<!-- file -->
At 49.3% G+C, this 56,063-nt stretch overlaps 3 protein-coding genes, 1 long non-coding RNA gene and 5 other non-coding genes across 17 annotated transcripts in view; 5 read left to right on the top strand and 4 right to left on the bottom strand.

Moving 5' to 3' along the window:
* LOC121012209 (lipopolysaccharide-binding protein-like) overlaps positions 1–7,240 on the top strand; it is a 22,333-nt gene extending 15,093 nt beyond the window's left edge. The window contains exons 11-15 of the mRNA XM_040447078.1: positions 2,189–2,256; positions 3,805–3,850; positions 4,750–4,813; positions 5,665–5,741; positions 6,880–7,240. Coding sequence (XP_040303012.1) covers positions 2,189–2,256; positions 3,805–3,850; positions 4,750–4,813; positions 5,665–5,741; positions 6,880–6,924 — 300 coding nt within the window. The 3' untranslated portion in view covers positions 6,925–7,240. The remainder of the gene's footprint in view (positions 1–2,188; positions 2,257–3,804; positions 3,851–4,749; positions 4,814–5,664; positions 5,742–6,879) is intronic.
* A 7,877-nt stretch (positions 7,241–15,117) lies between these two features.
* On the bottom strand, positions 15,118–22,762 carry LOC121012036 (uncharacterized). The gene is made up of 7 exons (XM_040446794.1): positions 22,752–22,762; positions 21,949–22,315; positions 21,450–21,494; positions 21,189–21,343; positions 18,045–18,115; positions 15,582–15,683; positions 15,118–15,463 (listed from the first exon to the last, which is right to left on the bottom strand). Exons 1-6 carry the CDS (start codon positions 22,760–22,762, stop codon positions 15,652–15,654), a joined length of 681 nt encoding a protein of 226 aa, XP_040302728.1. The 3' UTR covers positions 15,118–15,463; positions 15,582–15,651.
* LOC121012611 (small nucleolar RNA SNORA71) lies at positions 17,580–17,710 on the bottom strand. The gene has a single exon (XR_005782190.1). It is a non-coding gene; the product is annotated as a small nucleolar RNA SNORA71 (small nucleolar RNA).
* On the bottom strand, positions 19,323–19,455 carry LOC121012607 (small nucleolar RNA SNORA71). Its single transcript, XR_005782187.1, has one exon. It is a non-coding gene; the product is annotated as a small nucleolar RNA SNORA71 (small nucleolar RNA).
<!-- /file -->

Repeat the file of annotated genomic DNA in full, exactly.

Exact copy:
At 49.3% G+C, this 56,063-nt stretch overlaps 3 protein-coding genes, 1 long non-coding RNA gene and 5 other non-coding genes across 17 annotated transcripts in view; 5 read left to right on the top strand and 4 right to left on the bottom strand.

Moving 5' to 3' along the window:
* LOC121012209 (lipopolysaccharide-binding protein-like) overlaps positions 1–7,240 on the top strand; it is a 22,333-nt gene extending 15,093 nt beyond the window's left edge. The window contains exons 11-15 of the mRNA XM_040447078.1: positions 2,189–2,256; positions 3,805–3,850; positions 4,750–4,813; positions 5,665–5,741; positions 6,880–7,240. Coding sequence (XP_040303012.1) covers positions 2,189–2,256; positions 3,805–3,850; positions 4,750–4,813; positions 5,665–5,741; positions 6,880–6,924 — 300 coding nt within the window. The 3' untranslated portion in view covers positions 6,925–7,240. The remainder of the gene's footprint in view (positions 1–2,188; positions 2,257–3,804; positions 3,851–4,749; positions 4,814–5,664; positions 5,742–6,879) is intronic.
* A 7,877-nt stretch (positions 7,241–15,117) lies between these two features.
* On the bottom strand, positions 15,118–22,762 carry LOC121012036 (uncharacterized). The gene is made up of 7 exons (XM_040446794.1): positions 22,752–22,762; positions 21,949–22,315; positions 21,450–21,494; positions 21,189–21,343; positions 18,045–18,115; positions 15,582–15,683; positions 15,118–15,463 (listed from the first exon to the last, which is right to left on the bottom strand). Exons 1-6 carry the CDS (start codon positions 22,760–22,762, stop codon positions 15,652–15,654), a joined length of 681 nt encoding a protein of 226 aa, XP_040302728.1. The 3' UTR covers positions 15,118–15,463; positions 15,582–15,651.
* LOC121012611 (small nucleolar RNA SNORA71) lies at positions 17,580–17,710 on the bottom strand. The gene has a single exon (XR_005782190.1). It is a non-coding gene; the product is annotated as a small nucleolar RNA SNORA71 (small nucleolar RNA).
* On the bottom strand, positions 19,323–19,455 carry LOC121012607 (small nucleolar RNA SNORA71). Its single transcript, XR_005782187.1, has one exon. It is a non-coding gene; the product is annotated as a small nucleolar RNA SNORA71 (small nucleolar RNA).